This unit from Beneno is better-made and more compact than most rival designs, and it's even a bit stylish. The competing model from OXO is more striking to the eye and it includes a foil cutter (the Beneno doesn't), but it loses out in this category because of its higher price and bulkier design.

The Best Twist-Style Wine Opener

Brabantia Classic Corkscrew Bottle Opener (Matte Steel)

$41.75 at Amazon


If you haven't mastered a waiter's corkscrew and the wing type feels clumsy to you, a simple twist-type corkscrew wine opener might be just the thing for you. The principle is pretty straightforward: The device fits neatly over the bottle's lip and you keep turning the screw until it lifts the cork out. Some of these gadgets look like medieval torture devices, but this one from Brabantia is sleek, compact and stylish. The cylindrical barrel of the device is just slightly larger than the neck of a wine bottle (so it's good for small hands) and the thumbscrew that works the worm is large and easy to turn. There's even a foil cutter integrated into the thumbscrew, a nice touch that's not necessarily included with a lot of competing models. When you're not using it, the simple design means it will fit quite happily into the nearest drawer and—your fingers will appreciate this—the spiral worm is safely concealed inside its housing.

The Best Lever-Type Wine Opener

OXO Steel Vertical Lever Corkscrew

$44.90 at Amazon

$44.99 at OXO

When you want to open wine bottles with maximum speed, ease and efficiency, nothing rivals a lever-type opener. You simply push the lever down to plunge the worm into the cork, then raise it to remove the cork (and repeat the motion to eject the cork). The best-known brand in this niche is Rabbit, but the OXO Vertical Lever Corkscrew edges out the market leader in the thoughtfulness of its design.

While they're similar overall, OXO's lever is slightly more comfortable to use and the body of the device (the part you hold onto the wine bottle with your other hand) has a comfortable ergonomic grip. The Rabbit comes with a foil cutter, but OXO found a clever way to attach a removable foil cutter neatly to the corkscrew itself so it won't wander away and get lost after the first use. Both include a spare worm, for when your first (eventually) wears out or breaks. The only downsides are the relatively high price point and the inarguable fact that this type of opener—with its big lever—is inconvenient to store in a kitchen drawer.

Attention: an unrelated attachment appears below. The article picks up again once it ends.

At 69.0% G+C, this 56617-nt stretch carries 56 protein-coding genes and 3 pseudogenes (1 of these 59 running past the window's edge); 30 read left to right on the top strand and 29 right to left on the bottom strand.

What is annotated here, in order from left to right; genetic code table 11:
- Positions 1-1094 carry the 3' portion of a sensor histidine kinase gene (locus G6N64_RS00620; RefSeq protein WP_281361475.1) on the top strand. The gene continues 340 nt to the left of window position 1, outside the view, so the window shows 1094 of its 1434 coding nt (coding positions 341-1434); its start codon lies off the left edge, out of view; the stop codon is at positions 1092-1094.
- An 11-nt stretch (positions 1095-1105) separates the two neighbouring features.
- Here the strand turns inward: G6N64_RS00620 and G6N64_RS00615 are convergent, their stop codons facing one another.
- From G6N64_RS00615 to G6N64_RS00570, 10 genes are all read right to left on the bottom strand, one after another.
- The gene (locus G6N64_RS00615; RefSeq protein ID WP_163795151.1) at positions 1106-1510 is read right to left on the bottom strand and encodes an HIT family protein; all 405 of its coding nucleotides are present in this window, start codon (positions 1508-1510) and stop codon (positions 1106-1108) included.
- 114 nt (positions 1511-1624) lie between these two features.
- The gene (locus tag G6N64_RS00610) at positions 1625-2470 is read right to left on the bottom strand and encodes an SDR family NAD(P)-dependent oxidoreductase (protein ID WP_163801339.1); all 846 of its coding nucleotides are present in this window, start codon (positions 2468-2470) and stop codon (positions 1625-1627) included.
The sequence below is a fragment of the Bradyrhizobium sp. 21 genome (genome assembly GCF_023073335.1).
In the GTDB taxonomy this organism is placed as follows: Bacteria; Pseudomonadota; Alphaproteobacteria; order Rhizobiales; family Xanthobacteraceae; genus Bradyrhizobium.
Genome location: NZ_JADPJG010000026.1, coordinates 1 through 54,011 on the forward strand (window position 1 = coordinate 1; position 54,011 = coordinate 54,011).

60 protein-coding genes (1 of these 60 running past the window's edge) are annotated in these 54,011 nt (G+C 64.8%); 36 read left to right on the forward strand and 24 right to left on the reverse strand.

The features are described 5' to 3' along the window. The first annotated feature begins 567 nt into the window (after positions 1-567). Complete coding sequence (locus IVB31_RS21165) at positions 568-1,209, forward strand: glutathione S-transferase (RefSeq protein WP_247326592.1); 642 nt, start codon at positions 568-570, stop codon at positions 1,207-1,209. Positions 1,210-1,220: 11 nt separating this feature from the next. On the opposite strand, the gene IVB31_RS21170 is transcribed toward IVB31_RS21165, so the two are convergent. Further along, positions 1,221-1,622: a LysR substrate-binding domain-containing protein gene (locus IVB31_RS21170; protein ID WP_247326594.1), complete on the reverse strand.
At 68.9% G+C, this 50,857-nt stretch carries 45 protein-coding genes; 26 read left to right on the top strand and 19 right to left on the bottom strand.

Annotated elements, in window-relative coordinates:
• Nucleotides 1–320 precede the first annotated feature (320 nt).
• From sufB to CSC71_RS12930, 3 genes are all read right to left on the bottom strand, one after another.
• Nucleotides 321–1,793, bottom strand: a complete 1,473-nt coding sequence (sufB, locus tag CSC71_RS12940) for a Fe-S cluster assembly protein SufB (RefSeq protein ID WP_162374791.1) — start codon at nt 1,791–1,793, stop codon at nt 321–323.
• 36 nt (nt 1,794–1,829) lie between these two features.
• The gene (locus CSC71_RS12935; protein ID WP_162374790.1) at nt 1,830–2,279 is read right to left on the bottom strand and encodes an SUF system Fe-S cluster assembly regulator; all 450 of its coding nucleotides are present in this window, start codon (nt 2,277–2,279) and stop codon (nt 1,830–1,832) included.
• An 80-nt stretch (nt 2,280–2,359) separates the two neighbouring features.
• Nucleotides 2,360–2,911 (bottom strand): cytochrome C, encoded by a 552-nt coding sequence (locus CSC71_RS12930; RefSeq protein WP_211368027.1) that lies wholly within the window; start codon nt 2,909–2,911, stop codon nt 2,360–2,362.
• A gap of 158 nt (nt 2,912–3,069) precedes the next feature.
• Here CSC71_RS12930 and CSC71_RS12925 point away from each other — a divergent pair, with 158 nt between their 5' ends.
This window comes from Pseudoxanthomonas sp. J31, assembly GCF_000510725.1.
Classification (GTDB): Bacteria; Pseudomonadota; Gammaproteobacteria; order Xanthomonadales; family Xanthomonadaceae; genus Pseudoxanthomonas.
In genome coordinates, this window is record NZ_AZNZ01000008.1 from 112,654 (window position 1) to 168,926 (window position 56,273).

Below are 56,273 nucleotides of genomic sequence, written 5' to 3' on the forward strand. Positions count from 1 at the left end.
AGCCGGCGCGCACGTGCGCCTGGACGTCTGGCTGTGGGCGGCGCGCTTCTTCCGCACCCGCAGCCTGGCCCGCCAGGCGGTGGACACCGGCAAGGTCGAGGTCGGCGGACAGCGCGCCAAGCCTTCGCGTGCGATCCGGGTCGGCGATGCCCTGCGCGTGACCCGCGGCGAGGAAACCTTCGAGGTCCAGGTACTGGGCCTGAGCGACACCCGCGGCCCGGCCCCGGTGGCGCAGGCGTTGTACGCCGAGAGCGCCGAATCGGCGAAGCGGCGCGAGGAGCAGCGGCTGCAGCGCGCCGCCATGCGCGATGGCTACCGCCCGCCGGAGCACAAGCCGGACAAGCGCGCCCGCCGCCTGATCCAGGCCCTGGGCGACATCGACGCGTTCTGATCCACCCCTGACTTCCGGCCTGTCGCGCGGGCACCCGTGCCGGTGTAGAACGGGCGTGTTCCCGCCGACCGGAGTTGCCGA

The Best Electric Wine Opener

Oster Cordless Electric Wine Bottle Opener

$25.87 at Amazon

$29.99 at Bed Bath & Beyond

For those who might not have the strength or dexterity needed with manual wine bottle openers—or those who simply want the maximum in convenience—there are electric models to choose from. Those come in a range of designs and price points, but it's hard not to like this offering from Oster. It's a sleek cylinder with a compact charging base, and the rechargeable battery is good for about 30 bottles on a single charge. FYI: It doesn't need to be on the charger between times, so they can both be put away for convenience.

It couldn't be easier to use. Hold the opener to the top of the bottle with one hand, and hold the bottle with your other so it doesn't spin. When you push the button, an electric motor screws the work into the cork and stops once it's extracted. It's basically a powered version of the twist-type corkscrew and has enough oomph to wrangle even the most stubborn corks. The Oster has a foil cutter nested at the back of the charging base, for convenient storage, so it ticks all the necessary boxes. There are showier rivals with colorful lights and fancy features, but this one does everything it needs to at an affordable price point.

The Best Wine Opener for Vintages

Durand Two-Part Cork Remover

$145.00 at Amazon

There's a niche cork removal tool commonly known as an "ah so" opener. It consists of two thin steel prongs that slide between the cork and the bottle, and—when twisted— allow even an old and brittle cork to be safely removed. It's the kind of thing a sommelier might use with an especially prized bottle. Unfortunately, some corks are too iffy even for this opener type, and they tend to be the oldest and most valuable of bottles.

This Durand cork remover, named for a renowned sommelier, is the answer to that problem. It combines a basic corkscrew with a nonstick screw, and an "ah so" tool. The two clip together for easy storage, but are used separately. First, you'll center the corkscrew on the cork and wind it in, until the handle meets the top of the bottle. Next, you'll set the ah so at right angles to the corkscrew's handle, and wiggle the two prongs down between the cork and the bottle. When it's all the way in, the handles of the two tools will lock into each other, creating an X-shaped grip. Gently twist it and pull, and even the oldest and most damaged corks can usually be extracted in one piece. It's the costliest gadget in our roundup, but if you have the privilege of regularly uncorking older bottles—or know someone who does—it's absolutely worth it.